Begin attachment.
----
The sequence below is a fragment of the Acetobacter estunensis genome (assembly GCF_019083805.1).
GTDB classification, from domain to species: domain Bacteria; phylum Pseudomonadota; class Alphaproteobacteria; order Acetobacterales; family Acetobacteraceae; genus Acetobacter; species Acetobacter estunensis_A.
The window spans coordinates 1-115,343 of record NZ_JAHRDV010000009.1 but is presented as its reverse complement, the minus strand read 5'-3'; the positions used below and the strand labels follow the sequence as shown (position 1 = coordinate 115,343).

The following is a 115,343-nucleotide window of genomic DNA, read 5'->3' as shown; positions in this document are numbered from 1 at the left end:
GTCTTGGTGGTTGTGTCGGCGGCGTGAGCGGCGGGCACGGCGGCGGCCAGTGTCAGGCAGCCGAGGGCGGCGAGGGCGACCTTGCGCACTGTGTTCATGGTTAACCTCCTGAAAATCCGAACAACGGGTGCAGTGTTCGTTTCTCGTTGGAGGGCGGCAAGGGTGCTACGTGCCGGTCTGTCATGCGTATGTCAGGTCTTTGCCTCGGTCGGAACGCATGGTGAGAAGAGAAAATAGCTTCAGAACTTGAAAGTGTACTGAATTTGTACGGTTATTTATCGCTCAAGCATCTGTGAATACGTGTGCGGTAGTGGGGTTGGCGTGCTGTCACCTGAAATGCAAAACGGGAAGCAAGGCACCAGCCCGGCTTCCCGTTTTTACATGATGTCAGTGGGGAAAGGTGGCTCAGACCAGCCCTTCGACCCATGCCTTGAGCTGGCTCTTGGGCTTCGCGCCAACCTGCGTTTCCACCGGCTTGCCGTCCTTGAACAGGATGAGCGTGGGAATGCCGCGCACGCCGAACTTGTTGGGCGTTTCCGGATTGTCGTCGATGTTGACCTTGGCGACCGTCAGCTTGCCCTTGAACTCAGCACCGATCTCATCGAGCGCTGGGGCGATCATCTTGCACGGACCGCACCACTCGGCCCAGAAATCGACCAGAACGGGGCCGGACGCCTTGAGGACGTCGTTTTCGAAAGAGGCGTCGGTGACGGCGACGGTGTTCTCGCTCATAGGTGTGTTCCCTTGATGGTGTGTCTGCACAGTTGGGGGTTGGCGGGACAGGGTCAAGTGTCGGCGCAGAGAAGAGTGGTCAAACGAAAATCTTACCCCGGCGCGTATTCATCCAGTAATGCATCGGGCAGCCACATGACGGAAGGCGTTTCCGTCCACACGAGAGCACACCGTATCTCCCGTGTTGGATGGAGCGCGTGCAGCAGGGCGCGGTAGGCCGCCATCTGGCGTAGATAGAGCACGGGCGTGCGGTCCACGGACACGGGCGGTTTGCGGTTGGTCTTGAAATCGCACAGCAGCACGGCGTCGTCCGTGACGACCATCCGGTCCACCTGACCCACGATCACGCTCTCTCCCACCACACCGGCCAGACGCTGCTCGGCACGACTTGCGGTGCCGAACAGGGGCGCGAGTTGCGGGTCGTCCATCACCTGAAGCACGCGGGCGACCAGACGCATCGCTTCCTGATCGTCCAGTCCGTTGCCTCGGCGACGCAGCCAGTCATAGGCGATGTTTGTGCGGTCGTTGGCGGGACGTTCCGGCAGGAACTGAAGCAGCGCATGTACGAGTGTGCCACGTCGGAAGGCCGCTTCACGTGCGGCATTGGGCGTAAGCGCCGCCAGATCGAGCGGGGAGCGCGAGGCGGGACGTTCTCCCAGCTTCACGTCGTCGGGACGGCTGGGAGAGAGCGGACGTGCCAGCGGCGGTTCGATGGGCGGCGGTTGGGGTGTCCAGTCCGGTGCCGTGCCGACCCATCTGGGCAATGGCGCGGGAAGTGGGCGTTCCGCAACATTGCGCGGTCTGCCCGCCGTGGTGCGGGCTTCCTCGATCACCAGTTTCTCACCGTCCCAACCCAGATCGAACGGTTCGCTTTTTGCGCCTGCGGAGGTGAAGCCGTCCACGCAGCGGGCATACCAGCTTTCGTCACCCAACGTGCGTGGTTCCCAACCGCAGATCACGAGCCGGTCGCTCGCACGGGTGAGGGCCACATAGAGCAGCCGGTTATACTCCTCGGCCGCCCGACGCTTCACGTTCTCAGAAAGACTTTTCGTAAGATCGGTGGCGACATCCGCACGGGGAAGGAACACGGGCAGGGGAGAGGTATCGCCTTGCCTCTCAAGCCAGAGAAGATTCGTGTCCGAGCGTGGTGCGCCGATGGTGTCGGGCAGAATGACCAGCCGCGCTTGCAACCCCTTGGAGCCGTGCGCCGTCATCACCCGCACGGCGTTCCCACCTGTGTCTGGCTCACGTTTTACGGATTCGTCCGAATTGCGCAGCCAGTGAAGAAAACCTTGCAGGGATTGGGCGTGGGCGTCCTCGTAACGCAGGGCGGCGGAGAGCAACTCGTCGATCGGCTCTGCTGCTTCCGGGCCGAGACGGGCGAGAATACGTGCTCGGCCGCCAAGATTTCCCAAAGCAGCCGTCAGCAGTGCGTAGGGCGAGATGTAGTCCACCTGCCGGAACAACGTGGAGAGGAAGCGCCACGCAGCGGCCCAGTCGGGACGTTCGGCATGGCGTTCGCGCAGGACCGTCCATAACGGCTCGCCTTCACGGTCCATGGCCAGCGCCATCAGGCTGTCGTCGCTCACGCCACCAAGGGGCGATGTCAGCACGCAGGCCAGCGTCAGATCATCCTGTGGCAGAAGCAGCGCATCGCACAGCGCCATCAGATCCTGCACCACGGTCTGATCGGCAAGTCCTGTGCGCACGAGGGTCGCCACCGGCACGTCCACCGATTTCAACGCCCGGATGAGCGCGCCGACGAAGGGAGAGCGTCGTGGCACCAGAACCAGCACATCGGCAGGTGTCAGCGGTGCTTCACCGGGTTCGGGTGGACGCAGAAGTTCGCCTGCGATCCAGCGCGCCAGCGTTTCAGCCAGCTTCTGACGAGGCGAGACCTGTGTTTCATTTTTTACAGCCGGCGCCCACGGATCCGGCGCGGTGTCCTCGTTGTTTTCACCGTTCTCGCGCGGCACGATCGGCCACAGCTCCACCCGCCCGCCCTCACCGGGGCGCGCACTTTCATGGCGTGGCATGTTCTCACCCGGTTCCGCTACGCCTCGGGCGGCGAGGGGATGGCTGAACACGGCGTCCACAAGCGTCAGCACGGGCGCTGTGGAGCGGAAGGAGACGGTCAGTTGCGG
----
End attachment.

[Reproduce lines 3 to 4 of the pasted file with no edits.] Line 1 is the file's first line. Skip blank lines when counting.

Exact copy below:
The window spans coordinates 1-115,343 of record NZ_JAHRDV010000009.1 but is presented as its reverse complement, the minus strand read 5'-3'; the positions used below and the strand labels follow the sequence as shown (position 1 = coordinate 115,343).

The following is a 115,343-nucleotide window of genomic DNA, read 5'->3' as shown; positions in this document are numbered from 1 at the left end: